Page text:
|Duration (Tropical, Western)||22 July – 23 August (2014, UTC)|
Leo (♌) is the fifth astrological sign of the zodiac, originating from the constellation of Leo. It spans the 120-150th degree of the Tropical zodiac, between 125.25 and 152.75 degree of celestial longitude. Under the tropical zodiac, the Sun transits this area on average between July 23 and August 23 each year, and under the sidereal zodiac, the sun currently transits this area from approximately August 16 to September 15.
In astrology, a decan is said to be the ensign for a set of days within the heliocentric phase of Leo. Each paradigm has its own planetary liaison. All of this has to do with what planet is affecting the sun's path at the time.
Warm, action-oriented and driven by the desire to be loved and admired, the Leo have an air of royalty about them. They love to be in the limelight, which is why many of them make a career in the performing arts. The personality of a Leo is made up of some positive as well as negative traits.
Leo was one of the earliest recognized constellations, with archaeological evidence that the Mesopotamians had a similar constellation as early as 4000 BCE. The Persians called Leo Ser or Shir; the Armenians, Aryoodz; the Turks, Artan; the Syrians, Aryo; the Jews, Arye; the Indians, Simha, all meaning "lion".
Greek stamp depicting a mosaical image of the encounter between Hercules and Leo,the Nemean Lion. Some mythologists believe that in Sumeria, Leo represented the monster Khumbaba, who was killed by Gilgamesh.
In Babylonian astronomy, the constellation was called UR.GU.LA, the "Great Lion"; the bright star Regulus was known as "the star that stands at the Lion's breast." Regulus also had distinctly regal associations, as it was known as the King Star.
In Greek mythology, Leo was identified as the Nemean Lion which was killed by Heracles (Hercules to the Romans) during the first of his twelve labours. The Nemean Lion would take women as hostages to its lair in a cave, luring warriors from nearby towns to save the damsel in distress, to their misfortune. The Lion was impervious to any weaponry; thus, the warriors' clubs, swords, and spears were rendered useless against it. Realizing that he must defeat the Lion with his bare hands, Hercules slipped into the Lion's cave and engaged it at close quarters. When the Lion pounced, Hercules caught it in midair, one hand grasping the Lion's forelegs and the other its hind legs, and bent it backwards, breaking its back and freeing the trapped maidens. Zeus commemorated this labor by placing the Lion in the sky.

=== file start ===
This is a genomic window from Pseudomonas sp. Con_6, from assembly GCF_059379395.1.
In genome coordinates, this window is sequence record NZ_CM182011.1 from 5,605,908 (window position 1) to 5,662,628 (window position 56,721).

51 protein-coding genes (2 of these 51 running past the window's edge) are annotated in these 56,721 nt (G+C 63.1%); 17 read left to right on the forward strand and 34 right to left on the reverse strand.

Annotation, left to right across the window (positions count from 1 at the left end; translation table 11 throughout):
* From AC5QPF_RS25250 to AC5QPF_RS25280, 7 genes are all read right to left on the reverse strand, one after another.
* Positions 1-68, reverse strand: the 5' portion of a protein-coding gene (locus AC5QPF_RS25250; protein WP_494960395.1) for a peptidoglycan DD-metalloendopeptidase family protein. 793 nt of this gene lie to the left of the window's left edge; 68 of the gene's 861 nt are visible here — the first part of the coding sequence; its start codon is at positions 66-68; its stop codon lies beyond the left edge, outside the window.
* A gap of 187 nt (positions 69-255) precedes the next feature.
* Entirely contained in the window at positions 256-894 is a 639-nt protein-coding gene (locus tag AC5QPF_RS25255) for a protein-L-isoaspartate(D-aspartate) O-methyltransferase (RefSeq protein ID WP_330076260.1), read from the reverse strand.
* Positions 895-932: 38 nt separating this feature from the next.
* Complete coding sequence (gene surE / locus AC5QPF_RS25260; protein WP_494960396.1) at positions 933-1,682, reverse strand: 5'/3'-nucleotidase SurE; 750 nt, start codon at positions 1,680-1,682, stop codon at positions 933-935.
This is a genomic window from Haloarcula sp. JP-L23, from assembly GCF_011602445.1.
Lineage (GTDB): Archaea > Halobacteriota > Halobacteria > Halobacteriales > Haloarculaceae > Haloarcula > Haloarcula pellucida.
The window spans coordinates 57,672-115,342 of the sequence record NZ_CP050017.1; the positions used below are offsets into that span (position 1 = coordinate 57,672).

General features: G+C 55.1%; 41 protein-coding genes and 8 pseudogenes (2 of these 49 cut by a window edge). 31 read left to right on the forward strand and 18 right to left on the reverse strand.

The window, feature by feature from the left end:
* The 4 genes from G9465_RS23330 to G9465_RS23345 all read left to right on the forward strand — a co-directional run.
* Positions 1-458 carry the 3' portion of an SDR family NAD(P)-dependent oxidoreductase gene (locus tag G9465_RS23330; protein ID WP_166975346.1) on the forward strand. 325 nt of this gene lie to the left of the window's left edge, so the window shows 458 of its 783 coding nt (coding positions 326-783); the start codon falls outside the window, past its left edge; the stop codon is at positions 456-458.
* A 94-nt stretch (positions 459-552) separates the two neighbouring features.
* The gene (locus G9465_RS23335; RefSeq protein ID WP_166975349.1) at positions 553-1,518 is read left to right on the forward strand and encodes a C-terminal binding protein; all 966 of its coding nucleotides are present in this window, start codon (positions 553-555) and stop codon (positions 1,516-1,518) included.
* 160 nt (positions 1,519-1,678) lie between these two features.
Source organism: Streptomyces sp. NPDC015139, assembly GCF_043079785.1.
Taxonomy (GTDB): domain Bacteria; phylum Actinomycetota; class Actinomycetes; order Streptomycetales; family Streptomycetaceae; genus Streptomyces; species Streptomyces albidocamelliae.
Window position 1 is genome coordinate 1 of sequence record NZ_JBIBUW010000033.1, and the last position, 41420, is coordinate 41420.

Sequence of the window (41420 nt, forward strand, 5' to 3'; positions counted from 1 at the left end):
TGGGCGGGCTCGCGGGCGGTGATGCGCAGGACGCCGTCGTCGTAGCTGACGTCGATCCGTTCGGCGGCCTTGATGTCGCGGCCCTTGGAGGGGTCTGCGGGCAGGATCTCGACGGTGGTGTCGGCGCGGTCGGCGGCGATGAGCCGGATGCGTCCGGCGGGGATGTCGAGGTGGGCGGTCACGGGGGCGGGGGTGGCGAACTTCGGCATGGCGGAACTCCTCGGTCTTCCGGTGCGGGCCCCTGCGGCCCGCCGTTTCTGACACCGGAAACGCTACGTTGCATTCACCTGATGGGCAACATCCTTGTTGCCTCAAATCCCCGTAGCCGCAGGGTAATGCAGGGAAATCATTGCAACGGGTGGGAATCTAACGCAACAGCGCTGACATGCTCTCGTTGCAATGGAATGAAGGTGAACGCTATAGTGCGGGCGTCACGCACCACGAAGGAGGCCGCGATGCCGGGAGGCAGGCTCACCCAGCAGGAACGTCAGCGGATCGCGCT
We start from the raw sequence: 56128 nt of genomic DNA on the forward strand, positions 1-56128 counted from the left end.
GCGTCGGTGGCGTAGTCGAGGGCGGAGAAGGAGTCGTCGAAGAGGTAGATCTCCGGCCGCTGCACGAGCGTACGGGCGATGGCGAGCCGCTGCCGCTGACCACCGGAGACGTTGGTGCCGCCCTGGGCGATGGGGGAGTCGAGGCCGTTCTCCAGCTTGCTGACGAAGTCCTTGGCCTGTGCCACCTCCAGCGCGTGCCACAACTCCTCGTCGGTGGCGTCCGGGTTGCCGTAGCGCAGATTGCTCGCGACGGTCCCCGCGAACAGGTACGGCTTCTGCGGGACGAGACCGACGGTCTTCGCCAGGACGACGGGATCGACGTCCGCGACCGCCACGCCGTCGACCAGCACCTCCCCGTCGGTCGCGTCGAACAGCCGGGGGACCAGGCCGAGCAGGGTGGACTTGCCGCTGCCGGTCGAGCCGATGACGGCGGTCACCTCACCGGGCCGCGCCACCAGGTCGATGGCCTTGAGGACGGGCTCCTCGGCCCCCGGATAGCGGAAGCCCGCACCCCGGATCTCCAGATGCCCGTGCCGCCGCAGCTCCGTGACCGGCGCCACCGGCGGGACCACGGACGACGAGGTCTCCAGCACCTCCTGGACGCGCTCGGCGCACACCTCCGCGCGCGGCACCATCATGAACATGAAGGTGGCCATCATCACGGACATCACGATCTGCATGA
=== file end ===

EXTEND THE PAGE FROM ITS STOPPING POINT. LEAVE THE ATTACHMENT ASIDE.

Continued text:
The Roman poet Ovid called it Herculeus Leo and Violentus Leo. Bacchi Sidus (star of Bacchus) was another of its titles, the god Bacchus always being identified with this animal. However, Manilius called it Jovis et Junonis Sidus (Star of Jupiter and Juno).
Early Hindu astronomers knew it as Asleha and as Sinha, the Tamil Simham.
There are many variables in the astrology chart that determine compatibility of individuals. The position of the Sun, the Moon, the planets and the aspects they form with each other are assessed by astrologers before judgment on compatibility is made. The signs listed as compatible with Leo do not reflect an individual profile or individual reading as interpreted within astrology, but rather reflect a general guideline and reference to compatibility as dictated by variables such as Qualities and Elements within the Zodiac. The branch of astrology dealing with interpersonal compatibilities is called synastry.
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